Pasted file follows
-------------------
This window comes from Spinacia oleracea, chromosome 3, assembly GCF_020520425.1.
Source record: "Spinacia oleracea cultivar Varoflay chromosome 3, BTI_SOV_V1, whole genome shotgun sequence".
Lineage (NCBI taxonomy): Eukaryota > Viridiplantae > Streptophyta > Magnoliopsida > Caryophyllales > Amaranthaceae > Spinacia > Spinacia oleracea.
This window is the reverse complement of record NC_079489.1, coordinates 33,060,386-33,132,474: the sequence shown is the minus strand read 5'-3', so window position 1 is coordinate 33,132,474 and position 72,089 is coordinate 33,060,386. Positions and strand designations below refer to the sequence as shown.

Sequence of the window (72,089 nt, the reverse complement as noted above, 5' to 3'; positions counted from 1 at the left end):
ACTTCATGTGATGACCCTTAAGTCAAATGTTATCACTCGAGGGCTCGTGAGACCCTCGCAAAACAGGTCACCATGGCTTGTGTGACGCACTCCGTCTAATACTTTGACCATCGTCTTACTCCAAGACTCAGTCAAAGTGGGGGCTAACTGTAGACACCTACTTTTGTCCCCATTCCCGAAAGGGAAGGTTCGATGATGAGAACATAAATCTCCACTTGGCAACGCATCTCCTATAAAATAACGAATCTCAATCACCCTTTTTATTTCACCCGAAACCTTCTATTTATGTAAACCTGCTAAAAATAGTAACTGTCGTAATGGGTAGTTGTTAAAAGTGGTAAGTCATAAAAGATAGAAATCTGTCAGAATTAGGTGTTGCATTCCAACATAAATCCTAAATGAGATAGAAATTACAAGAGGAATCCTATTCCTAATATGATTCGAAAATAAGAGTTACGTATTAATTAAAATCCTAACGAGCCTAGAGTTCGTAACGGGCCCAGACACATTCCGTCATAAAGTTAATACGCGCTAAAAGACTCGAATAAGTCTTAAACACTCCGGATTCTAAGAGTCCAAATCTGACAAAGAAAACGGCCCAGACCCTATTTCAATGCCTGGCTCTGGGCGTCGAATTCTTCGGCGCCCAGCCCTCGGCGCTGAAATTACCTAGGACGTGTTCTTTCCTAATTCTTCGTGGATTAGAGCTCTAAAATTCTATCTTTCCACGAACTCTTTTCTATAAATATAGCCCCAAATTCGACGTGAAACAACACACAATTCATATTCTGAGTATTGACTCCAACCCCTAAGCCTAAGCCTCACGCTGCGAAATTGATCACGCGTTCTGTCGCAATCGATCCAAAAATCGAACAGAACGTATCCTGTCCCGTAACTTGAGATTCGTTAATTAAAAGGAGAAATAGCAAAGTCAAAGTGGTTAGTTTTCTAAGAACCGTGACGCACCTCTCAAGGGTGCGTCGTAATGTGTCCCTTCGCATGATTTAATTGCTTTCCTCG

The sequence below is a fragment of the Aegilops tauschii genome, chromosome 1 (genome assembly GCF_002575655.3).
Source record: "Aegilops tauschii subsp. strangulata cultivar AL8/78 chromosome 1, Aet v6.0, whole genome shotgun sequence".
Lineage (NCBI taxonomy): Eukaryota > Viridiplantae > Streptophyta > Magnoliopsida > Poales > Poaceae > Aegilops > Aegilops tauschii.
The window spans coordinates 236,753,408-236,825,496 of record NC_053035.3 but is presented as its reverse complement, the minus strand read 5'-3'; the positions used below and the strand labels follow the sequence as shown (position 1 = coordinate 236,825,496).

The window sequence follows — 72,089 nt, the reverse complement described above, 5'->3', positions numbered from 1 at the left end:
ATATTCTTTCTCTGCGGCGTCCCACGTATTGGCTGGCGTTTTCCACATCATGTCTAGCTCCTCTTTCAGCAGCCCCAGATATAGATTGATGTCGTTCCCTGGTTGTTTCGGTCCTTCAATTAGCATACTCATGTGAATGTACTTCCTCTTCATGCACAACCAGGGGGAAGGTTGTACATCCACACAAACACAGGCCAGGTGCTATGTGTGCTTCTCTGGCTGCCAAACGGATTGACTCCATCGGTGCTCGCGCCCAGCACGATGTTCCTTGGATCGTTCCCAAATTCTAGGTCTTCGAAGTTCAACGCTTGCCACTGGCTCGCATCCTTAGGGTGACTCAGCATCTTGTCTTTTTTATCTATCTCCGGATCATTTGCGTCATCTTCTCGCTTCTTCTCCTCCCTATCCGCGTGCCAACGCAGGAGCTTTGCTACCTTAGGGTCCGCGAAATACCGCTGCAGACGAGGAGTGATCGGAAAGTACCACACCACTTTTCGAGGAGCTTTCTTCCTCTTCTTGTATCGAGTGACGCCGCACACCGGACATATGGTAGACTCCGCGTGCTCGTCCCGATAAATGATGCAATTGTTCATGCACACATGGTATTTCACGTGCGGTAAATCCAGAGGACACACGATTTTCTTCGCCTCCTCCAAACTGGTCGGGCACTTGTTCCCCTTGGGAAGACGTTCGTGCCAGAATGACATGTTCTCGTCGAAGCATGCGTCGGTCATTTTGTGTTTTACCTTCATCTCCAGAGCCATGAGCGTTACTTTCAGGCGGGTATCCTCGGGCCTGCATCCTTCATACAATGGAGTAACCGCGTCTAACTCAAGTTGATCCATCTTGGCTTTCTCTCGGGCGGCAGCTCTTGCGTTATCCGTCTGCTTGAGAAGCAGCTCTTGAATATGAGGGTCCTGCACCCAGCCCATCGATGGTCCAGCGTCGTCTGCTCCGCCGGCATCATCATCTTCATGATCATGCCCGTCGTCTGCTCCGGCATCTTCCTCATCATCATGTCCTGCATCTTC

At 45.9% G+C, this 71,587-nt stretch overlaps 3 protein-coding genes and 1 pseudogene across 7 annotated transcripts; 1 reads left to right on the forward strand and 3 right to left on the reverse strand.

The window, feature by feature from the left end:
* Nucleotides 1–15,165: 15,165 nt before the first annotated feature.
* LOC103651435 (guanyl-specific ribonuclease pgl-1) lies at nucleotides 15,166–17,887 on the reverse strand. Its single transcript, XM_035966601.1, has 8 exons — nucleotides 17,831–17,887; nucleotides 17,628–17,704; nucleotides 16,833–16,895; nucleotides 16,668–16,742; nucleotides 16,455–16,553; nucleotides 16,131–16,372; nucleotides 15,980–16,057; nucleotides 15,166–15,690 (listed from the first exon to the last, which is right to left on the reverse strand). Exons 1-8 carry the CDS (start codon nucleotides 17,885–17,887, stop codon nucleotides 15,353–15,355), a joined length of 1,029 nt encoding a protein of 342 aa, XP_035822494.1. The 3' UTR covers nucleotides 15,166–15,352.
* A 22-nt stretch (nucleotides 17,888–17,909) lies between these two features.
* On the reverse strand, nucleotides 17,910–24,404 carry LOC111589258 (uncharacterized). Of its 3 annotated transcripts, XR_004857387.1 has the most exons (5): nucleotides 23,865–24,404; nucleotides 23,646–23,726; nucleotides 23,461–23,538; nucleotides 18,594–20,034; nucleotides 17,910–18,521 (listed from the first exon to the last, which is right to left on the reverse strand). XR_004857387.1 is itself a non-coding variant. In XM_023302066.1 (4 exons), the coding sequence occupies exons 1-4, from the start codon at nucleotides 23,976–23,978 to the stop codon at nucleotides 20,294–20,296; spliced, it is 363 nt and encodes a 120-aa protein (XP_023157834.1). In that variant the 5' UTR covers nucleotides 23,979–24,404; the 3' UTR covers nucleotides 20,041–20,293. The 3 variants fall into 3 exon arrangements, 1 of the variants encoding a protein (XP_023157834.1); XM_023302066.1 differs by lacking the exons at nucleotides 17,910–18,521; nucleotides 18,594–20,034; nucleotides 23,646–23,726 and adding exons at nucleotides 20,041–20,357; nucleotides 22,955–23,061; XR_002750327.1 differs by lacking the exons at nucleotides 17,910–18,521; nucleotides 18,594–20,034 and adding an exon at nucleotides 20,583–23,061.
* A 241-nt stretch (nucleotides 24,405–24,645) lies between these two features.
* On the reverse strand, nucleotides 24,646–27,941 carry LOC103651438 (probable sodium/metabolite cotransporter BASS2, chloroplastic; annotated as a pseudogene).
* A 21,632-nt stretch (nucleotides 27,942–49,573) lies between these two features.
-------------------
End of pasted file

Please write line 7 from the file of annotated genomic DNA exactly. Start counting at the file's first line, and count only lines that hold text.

The sequence below is a fragment of the Aegilops tauschii genome, chromosome 1 (genome assembly GCF_002575655.3).